Pin It
Screen Shot 2017-05-14 at 16.32.24
via YouTubeKaty Perry in Last Friday Night

Should we wipe clean our social media when we hit 18?

Proposed legislation will mean you can easily delete your awks teenage Facebook history

The Tories announced on Friday that Facebook users will be given a new legal right to wipe clean all photos, messages and information they put online before turning 18, under a manifesto pledge from Theresa May. It's a joyful sentiment for those of us who had some messy years wearing too much emo makeup and ugly braces, but is the underlying message more sinister?

Only last week 19-year-old Labour activist Bethany Barker was forced to resign as general secretary of Nottingham Labour Students after sending "anti-Semitic, homophobic and racist" tweets between 2012-14, including one which said: "I cooked brandon chicken and rice, supporting the nigger race."

Barker is one of the people new legislation would have likely benefited, but the real question is whether we should make it easier for people to delete their online history for this reason at all.

“Maybe we deserve the chance to begin our careers unencumbered by the past”

Although there's much to be said about the teenage brain not being as developed as a fully-grown adult's, I know for a fact that none of my friends were jaunting around the internet referring to black people as the n-word when we were 14. Even at that age you are able to take responsibility for your words and actions, and it could be argued that in some ways it's a good thing Barker was made to recognise her previous prejudices.

Of course, that's not to say that Barker should have had to resign from her post, or that one's views can't change and mature between the ages of 14 and 19. She didn't establish such negative opinions of minorities at such a young age on her own and maybe, like the rest of us will if this new legislation goes through, she deserved the chance to begin her career as a Labour activist unencumbered by the past.

The fact that it's emerged that employers are increasingly using social media websites to screen job applicants is another convincing reason as to why May's legislation might be a good idea. Not getting a job because you've "liked" a few questionable pages, in the opinion of your employer, seems harsh and an abuse of power.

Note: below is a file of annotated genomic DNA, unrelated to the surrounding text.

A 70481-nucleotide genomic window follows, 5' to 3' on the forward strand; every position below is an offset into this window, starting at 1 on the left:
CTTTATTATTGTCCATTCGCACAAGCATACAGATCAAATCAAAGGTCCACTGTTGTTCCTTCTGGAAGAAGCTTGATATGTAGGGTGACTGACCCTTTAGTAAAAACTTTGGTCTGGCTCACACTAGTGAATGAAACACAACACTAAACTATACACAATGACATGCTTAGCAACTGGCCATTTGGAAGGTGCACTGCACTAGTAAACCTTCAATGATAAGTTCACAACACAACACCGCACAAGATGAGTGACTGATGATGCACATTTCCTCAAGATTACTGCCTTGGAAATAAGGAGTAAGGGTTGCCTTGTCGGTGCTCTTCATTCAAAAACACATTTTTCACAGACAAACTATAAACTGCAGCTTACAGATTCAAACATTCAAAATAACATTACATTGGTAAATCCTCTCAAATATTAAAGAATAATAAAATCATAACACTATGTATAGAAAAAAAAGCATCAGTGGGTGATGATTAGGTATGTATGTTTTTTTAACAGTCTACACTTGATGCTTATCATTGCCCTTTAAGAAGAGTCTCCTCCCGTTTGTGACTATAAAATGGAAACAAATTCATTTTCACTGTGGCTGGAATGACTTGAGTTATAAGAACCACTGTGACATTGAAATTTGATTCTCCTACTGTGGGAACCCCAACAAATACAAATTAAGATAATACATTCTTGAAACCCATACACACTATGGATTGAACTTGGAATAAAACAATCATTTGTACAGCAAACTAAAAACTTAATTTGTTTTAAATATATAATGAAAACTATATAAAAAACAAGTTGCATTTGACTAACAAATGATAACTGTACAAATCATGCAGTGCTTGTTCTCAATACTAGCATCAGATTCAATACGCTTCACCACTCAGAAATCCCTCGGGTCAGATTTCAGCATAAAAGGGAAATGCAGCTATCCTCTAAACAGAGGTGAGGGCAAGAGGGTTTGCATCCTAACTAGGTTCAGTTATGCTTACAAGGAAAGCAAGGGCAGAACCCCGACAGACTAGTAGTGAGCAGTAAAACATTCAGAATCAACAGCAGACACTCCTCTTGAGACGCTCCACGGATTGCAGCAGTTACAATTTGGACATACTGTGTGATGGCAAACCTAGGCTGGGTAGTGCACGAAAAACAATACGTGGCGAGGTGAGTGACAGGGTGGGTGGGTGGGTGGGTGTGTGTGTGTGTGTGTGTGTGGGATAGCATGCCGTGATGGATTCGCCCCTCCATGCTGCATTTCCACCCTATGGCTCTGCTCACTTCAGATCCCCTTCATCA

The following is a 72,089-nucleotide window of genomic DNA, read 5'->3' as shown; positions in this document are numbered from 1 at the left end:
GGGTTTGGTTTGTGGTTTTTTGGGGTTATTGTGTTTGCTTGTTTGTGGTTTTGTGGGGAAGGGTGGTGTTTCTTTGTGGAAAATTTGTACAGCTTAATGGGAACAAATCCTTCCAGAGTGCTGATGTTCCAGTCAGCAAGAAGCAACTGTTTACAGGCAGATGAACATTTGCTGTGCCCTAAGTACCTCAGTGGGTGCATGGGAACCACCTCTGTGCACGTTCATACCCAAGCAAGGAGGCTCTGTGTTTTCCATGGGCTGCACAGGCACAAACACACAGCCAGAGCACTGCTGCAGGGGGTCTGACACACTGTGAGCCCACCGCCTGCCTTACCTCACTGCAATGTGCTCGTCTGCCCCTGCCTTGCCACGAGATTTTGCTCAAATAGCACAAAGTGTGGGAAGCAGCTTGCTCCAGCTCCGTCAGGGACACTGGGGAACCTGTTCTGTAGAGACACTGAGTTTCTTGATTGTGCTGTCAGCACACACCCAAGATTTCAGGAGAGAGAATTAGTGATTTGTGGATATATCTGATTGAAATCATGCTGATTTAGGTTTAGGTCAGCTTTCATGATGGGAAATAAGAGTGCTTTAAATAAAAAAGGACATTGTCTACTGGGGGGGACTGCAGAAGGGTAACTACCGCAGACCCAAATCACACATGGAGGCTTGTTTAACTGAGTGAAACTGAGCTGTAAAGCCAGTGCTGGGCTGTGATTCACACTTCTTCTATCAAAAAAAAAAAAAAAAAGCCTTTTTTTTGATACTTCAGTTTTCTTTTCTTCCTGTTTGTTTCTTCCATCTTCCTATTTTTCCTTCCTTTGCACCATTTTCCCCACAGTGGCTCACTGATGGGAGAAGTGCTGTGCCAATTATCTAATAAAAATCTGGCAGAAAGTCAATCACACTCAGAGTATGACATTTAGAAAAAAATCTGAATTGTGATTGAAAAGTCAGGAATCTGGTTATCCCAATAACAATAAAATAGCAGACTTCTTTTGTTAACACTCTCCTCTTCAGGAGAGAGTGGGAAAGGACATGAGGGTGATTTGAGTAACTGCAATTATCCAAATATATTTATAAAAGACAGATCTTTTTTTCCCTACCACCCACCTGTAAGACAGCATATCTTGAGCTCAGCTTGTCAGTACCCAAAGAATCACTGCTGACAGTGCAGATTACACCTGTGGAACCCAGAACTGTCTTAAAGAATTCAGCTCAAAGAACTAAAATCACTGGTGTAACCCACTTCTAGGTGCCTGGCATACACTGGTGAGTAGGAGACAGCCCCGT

What I do worry is that it might set a precedent to dismiss the things people older than 18 say online too. Not one but two newly-elected Tory councillors have been caught out for their behaviour on social media in the past few weeks. 

Police are now investigating Robert Davies, the councillor for Forth and Endrick in Scotland, who posted a number of racist tweets as recently as last December, essentially calling black people cannibals. Another Tory councillor, Nick Harrington, tweeted "Thanks Ireland. You can keep your f-king gypsies. Hard border coming folks!" yesterday during the Eurovision song contest, when Ireland didn't give the UK any points. He's been suspended from the party. It would be awful if we stopped taking their actions seriously.

“It might set a precedent to dismiss the things people older than 18 say online too”

Needless to say it's interesting that May is almost giving out a free pass for those of us who have made mistakes in our youth, considering that under her leadership the UK government passed into the law the Investigatory Powers Act, aka the "Snooper's Charter" – known for being “the most extreme spying powers ever seen”.

Even though ultimately I think it's right that Facebook users will be given this useful tool in terms of privacy, you do have to wonder about the type of powerful people who are most likely to benefit from a function that deletes teenage misdemeanours. But hopefully it's mainly just used to save ex-bracefaces like me some embarrassment.